bulletFriend - Over the years of working with an athlete a personal relationship is built up where as well as providing coaching advice you also become someone, a friend, who they can discuss their problems or share their success with. It is important to keep personal information confidential because if you do not then all respect the athlete had for you as a friend and coach will be lost.
bulletFacilitator - Identify suitable competitions for them to compete in to help them achieve their overall objectives for the year.
bulletFact finder - Gathering data of national and international results and to keep abreast of current training techniques.
bulletFountain of knowledge - This may be part of the advisor role in that you will often be asked questions on any sporting event, events that were on the television, diet, sports injuries and topics unrelated to their sport.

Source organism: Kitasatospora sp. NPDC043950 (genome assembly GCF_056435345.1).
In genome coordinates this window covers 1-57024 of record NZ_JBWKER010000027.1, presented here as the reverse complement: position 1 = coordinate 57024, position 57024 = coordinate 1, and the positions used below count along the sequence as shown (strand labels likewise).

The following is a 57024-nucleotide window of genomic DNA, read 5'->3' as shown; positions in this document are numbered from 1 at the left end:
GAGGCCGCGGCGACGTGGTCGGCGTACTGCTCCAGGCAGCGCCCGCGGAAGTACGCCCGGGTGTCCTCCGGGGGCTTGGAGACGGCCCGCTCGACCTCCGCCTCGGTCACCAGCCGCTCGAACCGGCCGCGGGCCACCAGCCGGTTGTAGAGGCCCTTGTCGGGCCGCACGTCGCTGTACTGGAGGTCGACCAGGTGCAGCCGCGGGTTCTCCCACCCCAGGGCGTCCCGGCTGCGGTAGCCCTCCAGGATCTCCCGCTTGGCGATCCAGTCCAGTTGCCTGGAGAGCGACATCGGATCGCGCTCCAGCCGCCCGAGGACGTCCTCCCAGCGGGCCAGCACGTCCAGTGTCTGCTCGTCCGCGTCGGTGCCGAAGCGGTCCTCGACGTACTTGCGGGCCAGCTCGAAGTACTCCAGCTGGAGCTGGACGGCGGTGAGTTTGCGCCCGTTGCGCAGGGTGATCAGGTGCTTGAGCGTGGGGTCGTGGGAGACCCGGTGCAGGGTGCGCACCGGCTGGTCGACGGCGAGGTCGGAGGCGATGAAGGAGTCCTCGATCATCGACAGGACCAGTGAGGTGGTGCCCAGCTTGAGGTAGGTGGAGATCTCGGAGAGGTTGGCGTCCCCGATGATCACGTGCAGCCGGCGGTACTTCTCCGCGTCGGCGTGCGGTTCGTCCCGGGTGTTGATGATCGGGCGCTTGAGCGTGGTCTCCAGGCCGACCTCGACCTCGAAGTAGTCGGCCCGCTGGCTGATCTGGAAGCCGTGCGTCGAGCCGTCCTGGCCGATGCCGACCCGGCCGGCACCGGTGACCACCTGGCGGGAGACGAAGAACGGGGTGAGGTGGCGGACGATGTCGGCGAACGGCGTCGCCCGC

bulletInstructor - Instructing athletes in the skills of their sport.
bulletMentor - When athletes attend training sessions you are responsible, to their parents and family, for ensuring that they are safe and secure. You have to monitor their health and safety whilst training and support them should they have any problems or sustain any injuries.
bulletMotivator - Maintain the motivation of all the athletes the whole year round.
bulletOrganiser and planner - Preparation of training plans for each athlete and organise attendance at meetings and coaching clinics.
bulletSupporter - Competition can a be very nerve racking experience for some athletes and often they like you to be around to help support them through the pressures. Role of a 'Friend' and perhaps 'Counsellor' come in here to.